Academic journal article Federal Reserve Bank of St. Louis Review

Wages and Risk-Taking in Occupational Credit Unions: Theory and Evidence

Academic journal article Federal Reserve Bank of St. Louis Review

Wages and Risk-Taking in Occupational Credit Unions: Theory and Evidence

Article excerpt

Credit unions are regulated and insured depository financial institutions dedicated to the saving, credit, and other basic financial needs of selected groups of consumers.(1) Previous research has tended to suggest that credit unions operate inefficiently. In particular, given widely dispersed ownership and - in the case of employer-based or occupational credit unions - the presence of one or more sponsors primarily engaged in non-financial activities, there are reasons to believe that a managerial agency problem may be important.

In this article, we present a simple model of an occupational credit union in which the manager wishes to engage in expense-preference behavior. The sponsor must choose whether to accept this behavior and deduct the monetary equivalent from the manager's wage - what we call the Demsetz solution, as described in Demsetz (1983) - or to offer higher, so-called efficiency wages to discourage it. We show how wage expenses and risk-taking by the credit union are intimately connected.

We simulate the theoretical model to build intuition about the relationship among credit union size, wages, and risk-taking. Then we provide empirical evidence that supports a link between the size of occupational credit unions and the levels of wage expense and risk-taking. In particular, larger credit unions tend to have higher wage expenses and take less risk. We also document an important role for external control mechanisms, namely, local deposit-market competition. Wage expense is higher and risk-taking is lower in credit unions that face a less competitive local deposit market.

The article is organized as follows: The first section reviews previous research on credit unions. The second section presents our simple model of a credit-union sponsor who chooses both the compensation scheme for the credit-union manager and the amount of risky lending the credit union will do. This model nests both the Demsetz wage regime, in which the manager is allowed to shirk, that is, loaf on the job, but is paid a low wage, and an efficiency-wage regime, in which the manager is promised a high wage but is punished severely if caught shirking. The third section presents a nonstochastic simulation, comparative-statics results, and testable hypotheses. The simulation illustrates that the optimal choice of a compensation regime depends on the configuration of parameter values and exogenous variables that happen to exist. The fourth section contains a description of our empirical methods and results. The final section presents our conclusions. An appendix provides details on the empirical methodology, the dataset, and the variables we employ.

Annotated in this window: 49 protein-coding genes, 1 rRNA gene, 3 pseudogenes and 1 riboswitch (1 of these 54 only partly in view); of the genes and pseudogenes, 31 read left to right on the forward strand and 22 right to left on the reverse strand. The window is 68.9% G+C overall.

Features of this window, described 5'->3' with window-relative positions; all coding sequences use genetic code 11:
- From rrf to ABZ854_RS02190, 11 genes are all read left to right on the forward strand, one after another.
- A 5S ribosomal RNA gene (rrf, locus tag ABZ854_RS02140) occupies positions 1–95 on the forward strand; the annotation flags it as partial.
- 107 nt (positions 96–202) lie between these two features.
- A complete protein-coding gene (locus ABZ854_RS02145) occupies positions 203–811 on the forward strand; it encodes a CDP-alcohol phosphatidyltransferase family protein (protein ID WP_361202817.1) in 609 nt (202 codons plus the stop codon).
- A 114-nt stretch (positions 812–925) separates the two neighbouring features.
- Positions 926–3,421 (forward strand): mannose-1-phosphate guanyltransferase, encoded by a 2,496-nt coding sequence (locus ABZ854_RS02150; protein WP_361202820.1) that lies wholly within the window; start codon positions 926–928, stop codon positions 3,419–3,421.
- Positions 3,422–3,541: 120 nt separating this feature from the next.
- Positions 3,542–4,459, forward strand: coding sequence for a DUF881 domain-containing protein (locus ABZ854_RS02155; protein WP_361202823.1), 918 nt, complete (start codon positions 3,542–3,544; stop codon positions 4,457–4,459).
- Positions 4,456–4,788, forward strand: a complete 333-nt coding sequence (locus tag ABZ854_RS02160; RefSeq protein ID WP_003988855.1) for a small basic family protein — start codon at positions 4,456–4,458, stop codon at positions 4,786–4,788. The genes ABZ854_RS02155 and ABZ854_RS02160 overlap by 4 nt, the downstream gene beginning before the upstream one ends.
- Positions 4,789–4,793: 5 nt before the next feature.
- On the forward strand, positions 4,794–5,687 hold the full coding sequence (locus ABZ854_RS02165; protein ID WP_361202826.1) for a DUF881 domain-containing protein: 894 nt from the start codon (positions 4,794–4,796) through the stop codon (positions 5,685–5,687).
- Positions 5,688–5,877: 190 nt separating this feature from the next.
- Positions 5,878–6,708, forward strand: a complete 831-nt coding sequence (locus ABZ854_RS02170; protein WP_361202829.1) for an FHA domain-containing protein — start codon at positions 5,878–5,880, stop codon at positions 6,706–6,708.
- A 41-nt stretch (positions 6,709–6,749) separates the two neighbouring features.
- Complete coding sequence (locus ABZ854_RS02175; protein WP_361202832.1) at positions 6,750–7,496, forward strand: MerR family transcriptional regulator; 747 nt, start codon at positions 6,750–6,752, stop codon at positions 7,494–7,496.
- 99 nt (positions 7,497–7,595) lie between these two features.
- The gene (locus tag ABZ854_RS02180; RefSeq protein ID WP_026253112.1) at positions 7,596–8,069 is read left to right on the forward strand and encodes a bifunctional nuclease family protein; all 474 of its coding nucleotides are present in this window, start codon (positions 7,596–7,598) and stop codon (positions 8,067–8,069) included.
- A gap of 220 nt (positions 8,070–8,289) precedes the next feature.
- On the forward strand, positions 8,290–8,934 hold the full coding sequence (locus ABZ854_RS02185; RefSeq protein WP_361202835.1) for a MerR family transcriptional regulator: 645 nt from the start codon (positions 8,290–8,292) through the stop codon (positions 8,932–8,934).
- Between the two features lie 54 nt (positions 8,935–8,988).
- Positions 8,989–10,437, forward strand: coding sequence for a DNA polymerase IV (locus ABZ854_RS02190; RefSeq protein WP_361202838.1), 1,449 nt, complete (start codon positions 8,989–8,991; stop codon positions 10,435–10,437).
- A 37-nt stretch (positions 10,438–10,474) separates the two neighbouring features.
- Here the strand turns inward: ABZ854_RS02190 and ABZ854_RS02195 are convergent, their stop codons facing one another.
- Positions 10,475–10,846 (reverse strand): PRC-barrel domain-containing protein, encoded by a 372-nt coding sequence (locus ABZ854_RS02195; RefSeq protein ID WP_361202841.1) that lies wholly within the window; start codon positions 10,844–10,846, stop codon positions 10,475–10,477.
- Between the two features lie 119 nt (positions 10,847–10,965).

PREVIOUS RESEARCH ON CREDIT UNIONS

It is useful to distinguish between two main approaches taken in economic research regarding credit unions. One approach focuses on the legal structure of credit unions as consumer-owned cooperatives and explores how credit unions produce and distribute financial services. We refer to this branch of the literature as the structural approach to credit unions. The other approach - and the one this article follows most closely - focuses on the important yet largely extralegal and unregulated relationship between the management of a credit union and its members and sponsor(s). We call this the agency approach to credit unions.

The Structural Approach to Credit Unions

Early theoretical research on U.S. credit unions in the structural tradition includes Taylor (1971), Flannery (1974), Smith, Cargill, and Meyer (1981), and Smith (1984). These papers highlight an important conflict of interest that arises between members in determining the policies of the credit union. Savers - members who have deposits in the credit union but insignificant or no loans outstanding - want the highest possible deposit interest rate, while borrowers - members who have borrowed a significant amount of money from the credit union relative to their deposits - prefer the lowest possible lending rate. …

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